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Writer of screenplays, short stories, novels, ransom demands, shopping lists and letters to Satan. Or is it Santa...?
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My story is about a bridge. I love bridges, always been fascinated by them, so when Twisted 2 threw out the call for stories I knew mine had to feature a bridge. It also features a brave
protagonist venturing out alone onto said bridge, and a nasty creature waiting to pounce… and if any of this sounds familiar that’s because there is more than a corpse buried in the foundations
of my architectural marvel – there’s one of the world’s most beloved fairy tales in there too.
I’ll come back to that in a mo.
Writers are obsessed with questions. Every story has at least one at its core: Can Regan MacNeil’s soul be saved? (The Exorcist). Who is the killer? (Every whodunnit ever). Will the cute alien trapped on Earth survive? (Species. Why, what did you think I meant?). So yup, we spend a lot of time on these – but the ones that really matter are the questions we don’t want anyone to ask. The ones that, come the end of the story, shatter the whole carefully constructed nonsense prose with something like: “Why didn’t Frodo just fly a giant eagle to Mount Doom and throw the One Ring into it?” We hate them.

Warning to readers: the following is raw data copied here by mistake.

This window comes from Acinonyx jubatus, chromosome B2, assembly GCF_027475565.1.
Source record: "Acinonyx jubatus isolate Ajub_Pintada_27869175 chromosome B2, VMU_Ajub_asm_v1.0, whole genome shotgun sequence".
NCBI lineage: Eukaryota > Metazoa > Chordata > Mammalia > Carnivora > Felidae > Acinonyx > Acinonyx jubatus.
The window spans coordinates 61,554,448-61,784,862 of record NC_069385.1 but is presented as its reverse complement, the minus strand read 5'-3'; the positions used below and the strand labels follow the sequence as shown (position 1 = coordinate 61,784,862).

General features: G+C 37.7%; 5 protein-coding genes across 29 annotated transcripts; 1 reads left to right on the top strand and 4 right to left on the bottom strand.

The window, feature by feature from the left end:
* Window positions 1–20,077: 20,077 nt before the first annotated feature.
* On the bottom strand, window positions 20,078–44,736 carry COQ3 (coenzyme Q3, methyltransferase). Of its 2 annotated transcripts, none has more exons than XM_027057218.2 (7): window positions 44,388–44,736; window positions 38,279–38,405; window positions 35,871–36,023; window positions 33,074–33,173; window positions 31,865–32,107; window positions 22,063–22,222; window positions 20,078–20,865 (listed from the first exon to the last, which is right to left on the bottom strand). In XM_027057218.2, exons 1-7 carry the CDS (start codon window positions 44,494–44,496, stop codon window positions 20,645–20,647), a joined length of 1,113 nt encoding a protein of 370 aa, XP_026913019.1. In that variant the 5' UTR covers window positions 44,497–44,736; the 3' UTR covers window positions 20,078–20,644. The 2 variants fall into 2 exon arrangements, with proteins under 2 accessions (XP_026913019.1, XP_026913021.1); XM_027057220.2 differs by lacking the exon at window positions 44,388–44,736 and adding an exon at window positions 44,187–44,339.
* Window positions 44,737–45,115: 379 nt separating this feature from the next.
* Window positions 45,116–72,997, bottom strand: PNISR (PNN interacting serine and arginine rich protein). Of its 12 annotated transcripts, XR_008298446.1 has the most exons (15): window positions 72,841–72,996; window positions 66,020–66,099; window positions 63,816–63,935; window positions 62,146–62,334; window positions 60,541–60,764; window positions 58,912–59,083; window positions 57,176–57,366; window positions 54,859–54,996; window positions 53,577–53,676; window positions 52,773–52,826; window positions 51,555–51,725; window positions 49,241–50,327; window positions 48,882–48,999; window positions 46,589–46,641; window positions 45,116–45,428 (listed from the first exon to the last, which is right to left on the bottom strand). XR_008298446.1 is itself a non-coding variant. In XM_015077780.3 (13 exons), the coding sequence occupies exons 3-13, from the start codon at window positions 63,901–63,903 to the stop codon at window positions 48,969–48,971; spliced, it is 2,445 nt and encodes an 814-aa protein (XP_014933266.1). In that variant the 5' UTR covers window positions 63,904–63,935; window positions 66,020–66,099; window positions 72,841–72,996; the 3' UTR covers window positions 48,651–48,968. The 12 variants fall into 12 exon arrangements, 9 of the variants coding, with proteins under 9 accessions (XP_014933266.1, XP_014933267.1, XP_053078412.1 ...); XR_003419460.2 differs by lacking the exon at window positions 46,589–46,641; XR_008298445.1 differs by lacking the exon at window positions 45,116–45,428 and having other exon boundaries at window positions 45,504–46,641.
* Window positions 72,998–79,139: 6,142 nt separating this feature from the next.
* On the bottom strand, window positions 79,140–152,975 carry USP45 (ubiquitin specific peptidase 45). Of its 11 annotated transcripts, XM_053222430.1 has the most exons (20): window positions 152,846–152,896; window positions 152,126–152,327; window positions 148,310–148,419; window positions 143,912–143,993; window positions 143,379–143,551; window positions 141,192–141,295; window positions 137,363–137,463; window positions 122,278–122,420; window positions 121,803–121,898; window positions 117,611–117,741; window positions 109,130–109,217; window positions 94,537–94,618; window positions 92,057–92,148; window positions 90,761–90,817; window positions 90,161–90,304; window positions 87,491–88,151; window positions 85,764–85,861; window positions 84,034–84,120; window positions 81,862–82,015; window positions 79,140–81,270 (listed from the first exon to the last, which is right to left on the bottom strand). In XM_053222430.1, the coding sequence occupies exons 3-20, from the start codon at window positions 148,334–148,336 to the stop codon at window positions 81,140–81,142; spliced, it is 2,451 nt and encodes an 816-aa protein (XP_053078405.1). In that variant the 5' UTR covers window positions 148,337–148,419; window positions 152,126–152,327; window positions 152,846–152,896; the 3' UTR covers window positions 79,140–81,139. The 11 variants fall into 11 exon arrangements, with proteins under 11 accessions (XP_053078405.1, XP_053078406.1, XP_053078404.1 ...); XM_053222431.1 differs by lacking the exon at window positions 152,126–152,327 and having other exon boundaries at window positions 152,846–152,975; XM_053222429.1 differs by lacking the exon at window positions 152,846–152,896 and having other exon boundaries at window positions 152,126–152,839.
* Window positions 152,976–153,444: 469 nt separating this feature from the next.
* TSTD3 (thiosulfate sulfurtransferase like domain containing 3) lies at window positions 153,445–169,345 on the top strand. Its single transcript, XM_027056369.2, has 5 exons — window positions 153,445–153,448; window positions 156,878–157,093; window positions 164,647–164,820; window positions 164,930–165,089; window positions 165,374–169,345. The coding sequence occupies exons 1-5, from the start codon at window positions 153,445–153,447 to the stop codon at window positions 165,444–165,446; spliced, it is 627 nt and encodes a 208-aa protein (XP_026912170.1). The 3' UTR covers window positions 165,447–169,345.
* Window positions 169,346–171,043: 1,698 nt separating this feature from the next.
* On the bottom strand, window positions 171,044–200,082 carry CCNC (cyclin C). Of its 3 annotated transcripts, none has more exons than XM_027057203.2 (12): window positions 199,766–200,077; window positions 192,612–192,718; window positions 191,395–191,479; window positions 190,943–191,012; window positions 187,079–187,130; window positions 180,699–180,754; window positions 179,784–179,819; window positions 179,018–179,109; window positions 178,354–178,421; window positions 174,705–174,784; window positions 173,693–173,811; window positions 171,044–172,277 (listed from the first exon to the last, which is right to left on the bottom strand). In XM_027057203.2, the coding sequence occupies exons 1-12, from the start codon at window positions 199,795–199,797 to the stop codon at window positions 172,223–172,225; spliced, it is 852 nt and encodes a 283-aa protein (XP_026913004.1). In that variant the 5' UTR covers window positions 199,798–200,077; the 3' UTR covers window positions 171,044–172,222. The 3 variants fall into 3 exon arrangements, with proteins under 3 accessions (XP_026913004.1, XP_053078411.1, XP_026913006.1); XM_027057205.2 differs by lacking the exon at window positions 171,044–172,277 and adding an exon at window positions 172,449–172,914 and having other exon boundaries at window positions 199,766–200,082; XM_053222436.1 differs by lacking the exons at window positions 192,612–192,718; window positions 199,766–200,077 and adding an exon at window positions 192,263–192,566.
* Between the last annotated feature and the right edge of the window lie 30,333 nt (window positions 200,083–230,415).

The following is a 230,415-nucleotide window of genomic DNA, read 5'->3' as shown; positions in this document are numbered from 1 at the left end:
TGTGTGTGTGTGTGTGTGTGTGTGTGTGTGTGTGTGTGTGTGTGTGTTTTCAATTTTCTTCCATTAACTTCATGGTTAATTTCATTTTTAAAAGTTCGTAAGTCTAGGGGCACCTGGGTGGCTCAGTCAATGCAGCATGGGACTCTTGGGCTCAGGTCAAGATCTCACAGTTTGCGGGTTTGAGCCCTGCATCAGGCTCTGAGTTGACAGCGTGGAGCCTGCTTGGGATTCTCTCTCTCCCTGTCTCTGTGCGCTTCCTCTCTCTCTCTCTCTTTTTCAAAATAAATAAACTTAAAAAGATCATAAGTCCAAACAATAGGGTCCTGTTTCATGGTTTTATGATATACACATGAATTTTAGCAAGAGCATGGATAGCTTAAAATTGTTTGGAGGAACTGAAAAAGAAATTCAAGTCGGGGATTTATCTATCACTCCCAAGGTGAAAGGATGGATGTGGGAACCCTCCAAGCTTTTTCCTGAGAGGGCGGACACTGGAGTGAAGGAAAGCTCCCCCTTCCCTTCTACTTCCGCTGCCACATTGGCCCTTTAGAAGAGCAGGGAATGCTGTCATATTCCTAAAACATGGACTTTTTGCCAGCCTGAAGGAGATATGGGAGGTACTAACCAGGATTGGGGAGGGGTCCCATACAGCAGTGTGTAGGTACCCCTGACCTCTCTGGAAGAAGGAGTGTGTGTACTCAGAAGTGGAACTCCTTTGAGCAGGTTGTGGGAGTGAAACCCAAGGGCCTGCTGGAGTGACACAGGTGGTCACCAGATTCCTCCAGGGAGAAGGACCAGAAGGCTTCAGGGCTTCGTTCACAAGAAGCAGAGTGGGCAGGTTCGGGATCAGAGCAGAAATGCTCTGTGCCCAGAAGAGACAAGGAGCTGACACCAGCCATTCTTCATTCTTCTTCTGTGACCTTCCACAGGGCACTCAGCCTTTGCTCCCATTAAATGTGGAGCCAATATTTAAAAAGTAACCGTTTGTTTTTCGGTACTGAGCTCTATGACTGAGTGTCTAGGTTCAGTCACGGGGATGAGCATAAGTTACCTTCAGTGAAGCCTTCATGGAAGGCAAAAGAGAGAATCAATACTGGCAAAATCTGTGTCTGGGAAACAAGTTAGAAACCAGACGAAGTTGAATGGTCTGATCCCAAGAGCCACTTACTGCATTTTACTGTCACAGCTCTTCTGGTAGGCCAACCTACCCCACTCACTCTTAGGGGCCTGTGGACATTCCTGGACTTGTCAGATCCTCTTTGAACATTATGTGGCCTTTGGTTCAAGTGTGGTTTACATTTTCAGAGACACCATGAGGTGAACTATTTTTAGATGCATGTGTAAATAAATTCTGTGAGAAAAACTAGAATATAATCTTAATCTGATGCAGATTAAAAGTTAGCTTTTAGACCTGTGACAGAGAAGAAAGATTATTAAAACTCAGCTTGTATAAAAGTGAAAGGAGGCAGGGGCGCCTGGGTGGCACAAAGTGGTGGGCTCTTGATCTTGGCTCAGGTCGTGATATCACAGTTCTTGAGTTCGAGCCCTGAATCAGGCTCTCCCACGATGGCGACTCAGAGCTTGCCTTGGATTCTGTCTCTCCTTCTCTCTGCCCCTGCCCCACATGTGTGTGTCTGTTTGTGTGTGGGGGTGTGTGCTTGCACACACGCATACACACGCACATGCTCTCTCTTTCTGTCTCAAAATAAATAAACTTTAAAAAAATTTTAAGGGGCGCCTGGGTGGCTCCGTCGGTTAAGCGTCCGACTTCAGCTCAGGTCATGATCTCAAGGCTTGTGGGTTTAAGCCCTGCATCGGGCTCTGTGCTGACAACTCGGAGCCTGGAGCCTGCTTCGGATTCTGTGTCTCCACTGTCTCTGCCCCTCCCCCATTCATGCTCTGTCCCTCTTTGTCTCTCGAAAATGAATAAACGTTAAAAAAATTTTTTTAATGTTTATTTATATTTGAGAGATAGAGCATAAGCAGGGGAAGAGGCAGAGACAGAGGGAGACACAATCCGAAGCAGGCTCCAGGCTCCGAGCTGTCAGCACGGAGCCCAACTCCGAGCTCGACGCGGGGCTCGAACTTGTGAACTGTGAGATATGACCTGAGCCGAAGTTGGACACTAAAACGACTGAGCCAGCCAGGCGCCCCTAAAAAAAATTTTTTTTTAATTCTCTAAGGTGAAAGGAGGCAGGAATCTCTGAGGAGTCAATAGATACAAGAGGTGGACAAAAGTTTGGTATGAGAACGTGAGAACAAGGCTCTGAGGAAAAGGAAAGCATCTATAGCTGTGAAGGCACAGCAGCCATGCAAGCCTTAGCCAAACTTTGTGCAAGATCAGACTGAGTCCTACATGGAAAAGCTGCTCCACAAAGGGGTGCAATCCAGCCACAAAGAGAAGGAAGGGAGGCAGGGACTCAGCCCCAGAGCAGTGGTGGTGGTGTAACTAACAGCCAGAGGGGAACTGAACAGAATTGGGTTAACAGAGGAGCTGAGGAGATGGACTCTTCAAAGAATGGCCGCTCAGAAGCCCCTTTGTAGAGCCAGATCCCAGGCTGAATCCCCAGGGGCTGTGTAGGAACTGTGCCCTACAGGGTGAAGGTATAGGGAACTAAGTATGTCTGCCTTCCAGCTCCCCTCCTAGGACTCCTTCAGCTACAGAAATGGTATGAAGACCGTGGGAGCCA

To avoid having more egg on our faces than Humpty Dumpty when he fell off the wall, we try to anticipate these questions (usually after the first draft and before the second pint, whilst the memory’s still functioning), and fill in any pesky plot holes with quick-setting detail before anyone notices. When I kicked my short story out the door and told it not to return without lots of feedback, I was confident I’d done precisely that. Indeed, the only question that would be asked was the one I’d left deliberately unanswered, a nugget of detail hidden amongst the Faustian frivolities for the curious. And nobody gave it a second glance. Understandable really: my poor suffering readers were too busy climbing out of plot holes that some careless, egg-faced idiot had left lying around...